Book Review: Defender

Book One of the Sanctuary Series

By Robert J Crane

Overall … I like this book.  It took a little while to get there, but I like it.  The plot certainly thickens as you get closer to the end, and intrigue builds satisfyingly.  Yes, I like this book.

Now, it does take a while to get there, and you are left with doubt plaguing at points, but once we have a taste of the scale Defender - Book Coverof the problem – rampant gods, crazy dragons,  and a big war on the horizon – the whole thing makes more sense.  There are some ‘turn-offs’ in the novel, but overall this is a good read.  Nice work Robert.

I particularly like the structure of the novels, the brief intro which is then followed by a majority of the book written eight years earlier.  The second book does the same, but seven years earlier, with a tantalising suggestion that all hell has broken loose.  That’s clever, and it keeps you on track, even through the tougher bits.

Now, it felt to me like this book was improving as time went on – like cheese (or more likely wine).  I came up with a number of problems whilst reading the book, but by the time I got the end, they were lesser issues in my mind.  The risk is that a reader will pick up the book, and be turned off before they reach the end, but I would urge you to read on.  The better bits are definitely at the end of the book.

For completeness, here are some of my key observations:

  • P.O.V. is third person, but this is not always obvious.  I think the problem stems from the fact that there is not that much depth to the prose, so it feels almost omniscient at times.
  • The plot takes a while to turn into something we can grab as rational and emotional readers.  Early in the story, it appears that our hero has joined a group of mercenaries who go around killing for little more than kicks and coinage – quite challenging to swallow (for me anyway).  Fortunately, by the end, the greater purpose is revealed, and it starts to make more sense.  But it is touch and go.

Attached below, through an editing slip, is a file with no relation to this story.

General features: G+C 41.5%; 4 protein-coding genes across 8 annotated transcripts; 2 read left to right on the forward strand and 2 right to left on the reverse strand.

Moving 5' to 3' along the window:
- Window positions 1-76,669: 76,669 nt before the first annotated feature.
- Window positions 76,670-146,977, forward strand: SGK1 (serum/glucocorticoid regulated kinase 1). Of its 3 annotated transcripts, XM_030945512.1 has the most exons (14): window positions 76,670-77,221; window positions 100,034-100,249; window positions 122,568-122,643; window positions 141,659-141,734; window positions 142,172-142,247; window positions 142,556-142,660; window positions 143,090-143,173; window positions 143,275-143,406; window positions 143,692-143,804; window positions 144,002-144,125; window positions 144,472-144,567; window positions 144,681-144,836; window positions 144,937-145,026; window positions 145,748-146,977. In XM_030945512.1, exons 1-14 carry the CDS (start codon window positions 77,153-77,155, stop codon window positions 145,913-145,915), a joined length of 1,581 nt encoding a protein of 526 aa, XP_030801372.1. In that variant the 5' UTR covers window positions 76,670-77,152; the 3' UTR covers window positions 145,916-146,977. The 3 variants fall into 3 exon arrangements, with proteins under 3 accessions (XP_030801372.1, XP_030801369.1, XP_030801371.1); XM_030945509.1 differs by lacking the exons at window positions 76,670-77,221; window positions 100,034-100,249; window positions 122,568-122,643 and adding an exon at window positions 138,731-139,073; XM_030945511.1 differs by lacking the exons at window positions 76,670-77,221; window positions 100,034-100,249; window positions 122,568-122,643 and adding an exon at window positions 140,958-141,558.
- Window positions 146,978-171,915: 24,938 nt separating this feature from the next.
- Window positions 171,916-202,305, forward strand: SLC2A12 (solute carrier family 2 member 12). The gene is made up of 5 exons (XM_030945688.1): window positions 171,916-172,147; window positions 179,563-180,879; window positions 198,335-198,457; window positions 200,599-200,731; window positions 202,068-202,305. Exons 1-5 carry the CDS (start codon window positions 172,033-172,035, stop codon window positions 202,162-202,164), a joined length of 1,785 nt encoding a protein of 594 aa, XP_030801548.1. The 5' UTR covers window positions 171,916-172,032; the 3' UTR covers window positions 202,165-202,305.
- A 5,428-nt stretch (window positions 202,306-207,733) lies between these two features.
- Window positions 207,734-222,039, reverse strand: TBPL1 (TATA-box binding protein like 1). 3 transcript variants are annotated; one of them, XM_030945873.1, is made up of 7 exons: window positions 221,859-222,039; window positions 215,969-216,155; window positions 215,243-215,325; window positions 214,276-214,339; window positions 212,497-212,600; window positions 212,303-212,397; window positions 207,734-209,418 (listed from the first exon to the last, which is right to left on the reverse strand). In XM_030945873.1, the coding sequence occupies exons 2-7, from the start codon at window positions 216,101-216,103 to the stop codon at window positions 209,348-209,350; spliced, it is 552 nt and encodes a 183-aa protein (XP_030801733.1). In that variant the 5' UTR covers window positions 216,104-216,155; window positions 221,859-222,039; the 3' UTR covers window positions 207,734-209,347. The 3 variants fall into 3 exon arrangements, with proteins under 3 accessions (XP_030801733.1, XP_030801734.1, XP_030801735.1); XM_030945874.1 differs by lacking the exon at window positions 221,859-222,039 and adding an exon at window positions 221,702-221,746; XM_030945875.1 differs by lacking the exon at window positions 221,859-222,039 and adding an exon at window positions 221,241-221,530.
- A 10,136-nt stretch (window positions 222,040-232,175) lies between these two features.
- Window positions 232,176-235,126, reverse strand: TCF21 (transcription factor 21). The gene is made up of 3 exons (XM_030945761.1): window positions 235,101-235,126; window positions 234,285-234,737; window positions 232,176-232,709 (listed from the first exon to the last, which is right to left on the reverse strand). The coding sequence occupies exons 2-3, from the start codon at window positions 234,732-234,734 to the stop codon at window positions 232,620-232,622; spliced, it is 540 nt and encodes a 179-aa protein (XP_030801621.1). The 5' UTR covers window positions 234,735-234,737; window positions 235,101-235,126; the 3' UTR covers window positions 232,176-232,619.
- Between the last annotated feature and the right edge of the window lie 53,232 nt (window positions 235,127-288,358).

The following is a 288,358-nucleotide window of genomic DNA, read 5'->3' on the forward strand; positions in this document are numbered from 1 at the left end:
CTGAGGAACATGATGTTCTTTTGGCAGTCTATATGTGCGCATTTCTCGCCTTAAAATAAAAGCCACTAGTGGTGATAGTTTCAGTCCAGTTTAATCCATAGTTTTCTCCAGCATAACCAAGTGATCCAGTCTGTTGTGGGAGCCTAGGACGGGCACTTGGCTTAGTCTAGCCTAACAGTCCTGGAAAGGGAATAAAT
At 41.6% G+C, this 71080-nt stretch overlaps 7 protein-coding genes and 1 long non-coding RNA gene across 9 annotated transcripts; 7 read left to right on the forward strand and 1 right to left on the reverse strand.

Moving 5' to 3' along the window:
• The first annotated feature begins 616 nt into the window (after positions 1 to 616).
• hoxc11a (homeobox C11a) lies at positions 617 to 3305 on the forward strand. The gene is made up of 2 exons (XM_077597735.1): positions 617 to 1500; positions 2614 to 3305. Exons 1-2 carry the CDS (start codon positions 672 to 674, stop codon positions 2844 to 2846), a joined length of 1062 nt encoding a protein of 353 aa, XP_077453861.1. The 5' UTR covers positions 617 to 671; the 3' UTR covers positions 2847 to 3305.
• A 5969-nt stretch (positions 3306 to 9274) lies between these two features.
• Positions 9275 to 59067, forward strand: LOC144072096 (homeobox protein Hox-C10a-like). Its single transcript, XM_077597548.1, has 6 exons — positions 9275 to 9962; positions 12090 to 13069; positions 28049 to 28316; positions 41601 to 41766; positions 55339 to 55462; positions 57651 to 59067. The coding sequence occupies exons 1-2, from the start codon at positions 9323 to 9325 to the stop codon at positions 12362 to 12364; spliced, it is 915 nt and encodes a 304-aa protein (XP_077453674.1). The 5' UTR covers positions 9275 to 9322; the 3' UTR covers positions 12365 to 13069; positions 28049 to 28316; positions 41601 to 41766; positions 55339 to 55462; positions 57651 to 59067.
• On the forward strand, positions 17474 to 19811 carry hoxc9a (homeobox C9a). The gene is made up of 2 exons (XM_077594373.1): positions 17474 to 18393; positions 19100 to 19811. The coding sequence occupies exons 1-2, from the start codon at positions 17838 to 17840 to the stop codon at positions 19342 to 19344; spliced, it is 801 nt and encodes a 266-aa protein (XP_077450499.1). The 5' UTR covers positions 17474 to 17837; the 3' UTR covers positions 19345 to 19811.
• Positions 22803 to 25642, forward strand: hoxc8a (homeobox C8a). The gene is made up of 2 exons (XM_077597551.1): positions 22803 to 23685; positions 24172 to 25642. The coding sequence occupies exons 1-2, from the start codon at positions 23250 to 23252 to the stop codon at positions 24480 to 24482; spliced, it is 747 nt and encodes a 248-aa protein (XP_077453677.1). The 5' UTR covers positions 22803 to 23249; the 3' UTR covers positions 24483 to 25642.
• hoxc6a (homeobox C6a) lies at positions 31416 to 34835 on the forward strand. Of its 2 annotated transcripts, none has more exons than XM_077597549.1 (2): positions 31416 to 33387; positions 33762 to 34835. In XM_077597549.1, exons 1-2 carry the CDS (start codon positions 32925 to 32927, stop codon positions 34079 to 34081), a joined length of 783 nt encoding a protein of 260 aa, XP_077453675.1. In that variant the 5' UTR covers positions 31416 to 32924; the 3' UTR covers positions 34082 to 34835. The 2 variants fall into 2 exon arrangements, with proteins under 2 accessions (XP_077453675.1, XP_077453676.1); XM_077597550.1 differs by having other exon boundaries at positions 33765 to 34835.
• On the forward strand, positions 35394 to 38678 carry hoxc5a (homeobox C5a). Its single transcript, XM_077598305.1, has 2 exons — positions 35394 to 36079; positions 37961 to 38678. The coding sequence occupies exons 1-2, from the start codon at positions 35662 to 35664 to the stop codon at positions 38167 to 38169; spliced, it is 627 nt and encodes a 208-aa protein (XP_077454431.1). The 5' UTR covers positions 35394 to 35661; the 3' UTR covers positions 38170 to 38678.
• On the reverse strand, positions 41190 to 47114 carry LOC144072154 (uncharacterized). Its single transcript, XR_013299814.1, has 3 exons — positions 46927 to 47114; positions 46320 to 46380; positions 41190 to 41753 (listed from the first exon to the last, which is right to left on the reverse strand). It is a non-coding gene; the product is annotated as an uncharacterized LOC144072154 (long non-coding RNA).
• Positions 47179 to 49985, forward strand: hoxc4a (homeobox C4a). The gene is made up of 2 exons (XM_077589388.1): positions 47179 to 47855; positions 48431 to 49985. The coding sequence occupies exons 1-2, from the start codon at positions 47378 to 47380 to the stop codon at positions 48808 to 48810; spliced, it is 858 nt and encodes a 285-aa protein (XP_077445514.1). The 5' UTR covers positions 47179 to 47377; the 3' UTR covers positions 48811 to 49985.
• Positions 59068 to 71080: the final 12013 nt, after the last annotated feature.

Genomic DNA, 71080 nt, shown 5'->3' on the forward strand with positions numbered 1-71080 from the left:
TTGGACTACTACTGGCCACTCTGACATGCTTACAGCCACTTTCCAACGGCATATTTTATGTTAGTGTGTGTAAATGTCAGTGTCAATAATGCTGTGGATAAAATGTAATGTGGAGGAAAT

• For me, the bounds of the magic are just too loose.  This group of mercenaries have a bunch of wizards who can cast constant healing spells, and even bring people back to life with apparent ‘ease’.  I liken it to playing a computer game with invincibility cheats enabled – it’s funny for a moment, and then it gets boring.  Fortunately, Robert redeems himself when he introduces the concept of combat with gods.  Suddenly the scope of the magic is not so silly, but we need to know this earlier.
  • And then there’s Cyrus.  As characters go, he’s a bit magnolia, and what’s frustrating as a reader is that everything sort of just goes his way.  We should be interested in our main protagonist, but Cyrus is likeable (there’s nothing to dislike) without being overly interesting.
  • And that leads me to my final comment – the size of the cast.  It’s just too big.  I would struggle to keep tabs on that many people in real life.  In a novel?  I gave up with most of the names and just tried to make sure I kept tabs on the important ones.  It seemed to work for me.

All these are reasons that the book struggles to grip, earlier in particular, but ultimately, I am contented.  And, even though there are other books that will jump the queue, I will come back to this.  I want to find out, and that makes it a good story. And in the end, that’s all that matters.

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